An oak–heath forest is a plant community association and type of forest ecology. It is a deciduous forest type of well-drained, acidic soils, characterized by oaks (Quercus) and plants of the heath family, Ericaceae. It is commonly found in the high elevations of the eastern United States. Such forest areas typically have a dense fibrous root layer at the surface of the soil, and in many areas predominate on south-facing or southwest-facing slopes. Many of the existing oak–heath forests once featured American chestnut as an important canopy species.
Oaks (Quercus) characteristic of an oak–heath associations include white oak, Quercus alba; black oak, Quercus velutina; scarlet oak, Quercus coccinea; chestnut oak, Quercus prinus, and red oak, Quercus rubra.
Heath plants common to this ecology include mountain-laurel, Kalmia latifolia, various blueberries, genus Vaccinium, huckleberries, genus Gaylussacia, sourwood (or sorrel-tree), Oxydendrum arboreum, and azaleas and rhododendrons, genus Rhododendron. These are all usually shrubs, except for Oxydendron, which is usually a small tree. There are also heaths that are sub-shrubs, usually trailing on the ground, including teaberry, Gaultheria procumbens and trailing arbutus, Epigaea repens.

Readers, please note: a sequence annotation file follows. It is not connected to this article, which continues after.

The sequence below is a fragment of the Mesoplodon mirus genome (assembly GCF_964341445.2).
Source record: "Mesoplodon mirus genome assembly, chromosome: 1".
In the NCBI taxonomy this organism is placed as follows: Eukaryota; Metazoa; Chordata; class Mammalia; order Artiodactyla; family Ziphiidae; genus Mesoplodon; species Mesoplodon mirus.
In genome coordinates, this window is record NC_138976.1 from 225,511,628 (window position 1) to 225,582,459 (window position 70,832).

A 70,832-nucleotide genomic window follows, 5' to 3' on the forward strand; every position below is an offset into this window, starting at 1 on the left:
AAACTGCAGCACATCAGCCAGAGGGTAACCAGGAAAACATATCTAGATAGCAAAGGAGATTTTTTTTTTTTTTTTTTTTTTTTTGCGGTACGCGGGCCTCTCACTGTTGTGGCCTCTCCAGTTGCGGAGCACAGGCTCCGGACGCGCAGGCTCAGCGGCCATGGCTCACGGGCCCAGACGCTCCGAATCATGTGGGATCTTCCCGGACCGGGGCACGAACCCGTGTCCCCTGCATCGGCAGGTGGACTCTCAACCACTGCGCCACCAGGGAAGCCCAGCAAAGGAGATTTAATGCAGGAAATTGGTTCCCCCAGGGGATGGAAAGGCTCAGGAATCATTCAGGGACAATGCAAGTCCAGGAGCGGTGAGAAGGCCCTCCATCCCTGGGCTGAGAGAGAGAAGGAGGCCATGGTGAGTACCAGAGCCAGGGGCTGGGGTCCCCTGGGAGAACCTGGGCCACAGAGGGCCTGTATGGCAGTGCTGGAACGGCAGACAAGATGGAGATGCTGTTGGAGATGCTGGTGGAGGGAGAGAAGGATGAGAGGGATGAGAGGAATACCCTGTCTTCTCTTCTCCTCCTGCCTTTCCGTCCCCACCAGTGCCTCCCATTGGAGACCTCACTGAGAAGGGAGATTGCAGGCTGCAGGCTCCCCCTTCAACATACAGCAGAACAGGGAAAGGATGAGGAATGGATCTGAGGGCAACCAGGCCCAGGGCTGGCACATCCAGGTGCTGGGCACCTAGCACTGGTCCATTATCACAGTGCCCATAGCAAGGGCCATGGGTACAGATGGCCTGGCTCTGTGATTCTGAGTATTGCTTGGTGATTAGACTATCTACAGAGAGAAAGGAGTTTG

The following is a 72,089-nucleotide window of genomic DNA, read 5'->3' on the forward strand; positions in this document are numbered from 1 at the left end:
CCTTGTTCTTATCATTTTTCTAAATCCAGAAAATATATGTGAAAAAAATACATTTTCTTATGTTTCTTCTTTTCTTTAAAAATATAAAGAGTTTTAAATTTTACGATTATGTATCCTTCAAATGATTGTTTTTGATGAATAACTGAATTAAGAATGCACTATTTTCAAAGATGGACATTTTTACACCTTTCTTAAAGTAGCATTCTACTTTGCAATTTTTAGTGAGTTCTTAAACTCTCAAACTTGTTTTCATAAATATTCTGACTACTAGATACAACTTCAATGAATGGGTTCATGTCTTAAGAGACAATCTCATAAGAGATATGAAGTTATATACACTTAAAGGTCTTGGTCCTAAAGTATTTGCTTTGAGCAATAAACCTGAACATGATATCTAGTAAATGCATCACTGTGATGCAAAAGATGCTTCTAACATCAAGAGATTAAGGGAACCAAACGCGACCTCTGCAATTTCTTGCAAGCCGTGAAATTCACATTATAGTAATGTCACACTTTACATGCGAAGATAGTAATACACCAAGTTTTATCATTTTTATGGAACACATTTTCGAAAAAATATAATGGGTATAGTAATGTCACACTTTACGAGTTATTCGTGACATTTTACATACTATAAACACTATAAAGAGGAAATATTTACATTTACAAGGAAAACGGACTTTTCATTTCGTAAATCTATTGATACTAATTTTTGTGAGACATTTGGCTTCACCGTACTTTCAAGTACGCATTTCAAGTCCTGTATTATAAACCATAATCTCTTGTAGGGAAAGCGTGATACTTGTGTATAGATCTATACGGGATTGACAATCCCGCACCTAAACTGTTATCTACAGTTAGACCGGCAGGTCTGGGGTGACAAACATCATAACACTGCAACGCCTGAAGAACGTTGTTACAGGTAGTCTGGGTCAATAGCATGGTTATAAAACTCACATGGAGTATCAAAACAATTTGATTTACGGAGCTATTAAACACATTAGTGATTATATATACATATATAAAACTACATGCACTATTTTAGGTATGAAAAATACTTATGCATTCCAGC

- "Coastal Buffer Zone Planting Guide" (PDF). Rhode Island Coastal Resources Management Council. August 2008. p. 8. Retrieved 2011-02-27.
- The Natural Communities of Virginia Classification of Ecological Community Groups (Version 2.3), Virginia Department of Conservation and Recreation, 2010 Archived January 15, 2009, at the Wayback Machine
- Schafale, M. P. and A. S. Weakley. 1990. Classification of the natural communities of North Carolina: third approximation. North Carolina Natural Heritage Program, North Carolina Division of Parks and Recreation.
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